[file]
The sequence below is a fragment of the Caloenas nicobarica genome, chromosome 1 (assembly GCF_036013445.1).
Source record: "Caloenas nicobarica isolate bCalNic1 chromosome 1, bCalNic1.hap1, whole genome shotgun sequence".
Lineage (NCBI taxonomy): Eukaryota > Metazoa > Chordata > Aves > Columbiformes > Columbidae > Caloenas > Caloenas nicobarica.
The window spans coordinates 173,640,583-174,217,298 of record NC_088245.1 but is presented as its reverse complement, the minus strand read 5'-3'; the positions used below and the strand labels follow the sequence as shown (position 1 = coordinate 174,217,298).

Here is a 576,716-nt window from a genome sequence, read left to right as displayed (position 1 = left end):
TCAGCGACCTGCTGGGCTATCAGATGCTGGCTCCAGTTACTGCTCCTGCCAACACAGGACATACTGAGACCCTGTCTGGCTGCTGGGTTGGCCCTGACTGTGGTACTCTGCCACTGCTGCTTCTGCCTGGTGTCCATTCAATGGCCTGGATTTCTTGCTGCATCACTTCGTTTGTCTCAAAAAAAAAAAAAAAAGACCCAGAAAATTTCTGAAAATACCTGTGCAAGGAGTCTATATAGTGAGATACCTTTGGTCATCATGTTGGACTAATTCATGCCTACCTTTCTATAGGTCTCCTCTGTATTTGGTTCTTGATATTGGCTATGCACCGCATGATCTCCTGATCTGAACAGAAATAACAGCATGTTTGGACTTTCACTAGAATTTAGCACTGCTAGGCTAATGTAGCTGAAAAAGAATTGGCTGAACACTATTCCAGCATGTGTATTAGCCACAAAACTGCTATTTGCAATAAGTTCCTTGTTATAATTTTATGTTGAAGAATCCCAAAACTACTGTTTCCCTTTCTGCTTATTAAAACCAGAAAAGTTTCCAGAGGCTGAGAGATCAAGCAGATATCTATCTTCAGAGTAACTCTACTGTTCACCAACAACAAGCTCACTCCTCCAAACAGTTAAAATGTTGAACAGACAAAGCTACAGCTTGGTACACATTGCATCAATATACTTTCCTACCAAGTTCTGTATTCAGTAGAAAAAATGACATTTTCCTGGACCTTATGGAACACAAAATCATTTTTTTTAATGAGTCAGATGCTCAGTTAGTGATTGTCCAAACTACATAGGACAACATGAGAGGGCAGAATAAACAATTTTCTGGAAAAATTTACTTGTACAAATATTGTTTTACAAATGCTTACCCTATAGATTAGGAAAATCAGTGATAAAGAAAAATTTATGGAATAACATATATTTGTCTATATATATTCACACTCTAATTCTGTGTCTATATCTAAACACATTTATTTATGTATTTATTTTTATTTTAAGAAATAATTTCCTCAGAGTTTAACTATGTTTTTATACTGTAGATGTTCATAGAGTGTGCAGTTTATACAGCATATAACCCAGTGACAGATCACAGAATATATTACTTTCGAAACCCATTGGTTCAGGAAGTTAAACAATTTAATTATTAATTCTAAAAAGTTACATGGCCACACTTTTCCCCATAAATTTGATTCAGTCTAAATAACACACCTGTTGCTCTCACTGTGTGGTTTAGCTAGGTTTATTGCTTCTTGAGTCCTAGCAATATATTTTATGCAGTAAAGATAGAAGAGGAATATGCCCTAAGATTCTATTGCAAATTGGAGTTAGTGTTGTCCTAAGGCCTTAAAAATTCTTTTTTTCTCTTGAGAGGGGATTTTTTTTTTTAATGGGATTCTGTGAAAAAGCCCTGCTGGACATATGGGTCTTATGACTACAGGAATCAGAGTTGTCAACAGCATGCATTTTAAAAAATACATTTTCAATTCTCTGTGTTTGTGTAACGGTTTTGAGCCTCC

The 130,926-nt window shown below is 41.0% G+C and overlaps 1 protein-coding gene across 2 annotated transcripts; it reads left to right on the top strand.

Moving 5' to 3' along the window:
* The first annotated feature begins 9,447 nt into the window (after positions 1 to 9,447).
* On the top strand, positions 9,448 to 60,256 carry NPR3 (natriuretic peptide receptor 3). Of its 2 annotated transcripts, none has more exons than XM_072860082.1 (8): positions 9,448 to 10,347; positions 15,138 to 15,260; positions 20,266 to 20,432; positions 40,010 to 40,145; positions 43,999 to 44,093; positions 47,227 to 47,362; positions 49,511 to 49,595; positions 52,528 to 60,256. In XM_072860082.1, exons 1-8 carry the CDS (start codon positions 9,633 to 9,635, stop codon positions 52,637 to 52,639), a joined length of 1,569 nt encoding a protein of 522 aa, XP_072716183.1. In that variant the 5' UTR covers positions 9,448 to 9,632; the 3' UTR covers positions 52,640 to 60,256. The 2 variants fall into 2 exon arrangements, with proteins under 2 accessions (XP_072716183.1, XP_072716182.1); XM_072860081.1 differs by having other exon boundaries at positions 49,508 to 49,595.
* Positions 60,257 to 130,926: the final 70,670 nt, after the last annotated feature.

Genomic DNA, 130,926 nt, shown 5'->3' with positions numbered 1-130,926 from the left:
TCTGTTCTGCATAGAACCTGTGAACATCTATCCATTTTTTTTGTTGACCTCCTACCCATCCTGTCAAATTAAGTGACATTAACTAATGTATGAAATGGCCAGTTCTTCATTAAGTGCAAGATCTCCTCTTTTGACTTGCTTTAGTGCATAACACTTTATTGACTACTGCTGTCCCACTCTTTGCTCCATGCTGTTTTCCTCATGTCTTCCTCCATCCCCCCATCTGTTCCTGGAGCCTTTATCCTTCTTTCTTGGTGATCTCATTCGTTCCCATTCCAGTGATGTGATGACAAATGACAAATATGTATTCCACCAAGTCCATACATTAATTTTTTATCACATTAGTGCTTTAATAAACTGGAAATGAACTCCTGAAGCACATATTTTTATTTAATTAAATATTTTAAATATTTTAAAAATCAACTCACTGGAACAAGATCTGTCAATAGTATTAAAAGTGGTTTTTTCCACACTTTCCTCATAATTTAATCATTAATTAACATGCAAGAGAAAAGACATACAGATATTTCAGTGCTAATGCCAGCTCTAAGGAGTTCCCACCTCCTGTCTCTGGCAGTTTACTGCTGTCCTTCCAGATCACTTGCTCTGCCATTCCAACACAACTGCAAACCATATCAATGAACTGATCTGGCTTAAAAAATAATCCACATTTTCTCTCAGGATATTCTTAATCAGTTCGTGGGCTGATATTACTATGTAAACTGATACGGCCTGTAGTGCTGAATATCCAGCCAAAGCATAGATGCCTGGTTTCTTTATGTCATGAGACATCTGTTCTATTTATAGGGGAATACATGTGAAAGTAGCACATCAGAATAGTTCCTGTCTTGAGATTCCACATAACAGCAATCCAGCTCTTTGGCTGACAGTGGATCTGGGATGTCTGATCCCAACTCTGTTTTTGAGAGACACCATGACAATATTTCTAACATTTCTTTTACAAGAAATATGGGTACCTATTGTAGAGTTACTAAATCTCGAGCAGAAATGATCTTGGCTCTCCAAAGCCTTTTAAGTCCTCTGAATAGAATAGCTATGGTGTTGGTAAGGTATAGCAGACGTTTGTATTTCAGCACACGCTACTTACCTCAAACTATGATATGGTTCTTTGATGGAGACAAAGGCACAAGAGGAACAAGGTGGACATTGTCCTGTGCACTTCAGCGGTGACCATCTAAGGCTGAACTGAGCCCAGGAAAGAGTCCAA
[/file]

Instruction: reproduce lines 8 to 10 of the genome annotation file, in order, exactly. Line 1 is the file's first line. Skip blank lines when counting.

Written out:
Moving 5' to 3' along the window:
* The first annotated feature begins 9,447 nt into the window (after positions 1 to 9,447).
* On the top strand, positions 9,448 to 60,256 carry NPR3 (natriuretic peptide receptor 3). Of its 2 annotated transcripts, none has more exons than XM_072860082.1 (8): positions 9,448 to 10,347; positions 15,138 to 15,260; positions 20,266 to 20,432; positions 40,010 to 40,145; positions 43,999 to 44,093; positions 47,227 to 47,362; positions 49,511 to 49,595; positions 52,528 to 60,256. In XM_072860082.1, exons 1-8 carry the CDS (start codon positions 9,633 to 9,635, stop codon positions 52,637 to 52,639), a joined length of 1,569 nt encoding a protein of 522 aa, XP_072716183.1. In that variant the 5' UTR covers positions 9,448 to 9,632; the 3' UTR covers positions 52,640 to 60,256. The 2 variants fall into 2 exon arrangements, with proteins under 2 accessions (XP_072716183.1, XP_072716182.1); XM_072860081.1 differs by having other exon boundaries at positions 49,508 to 49,595.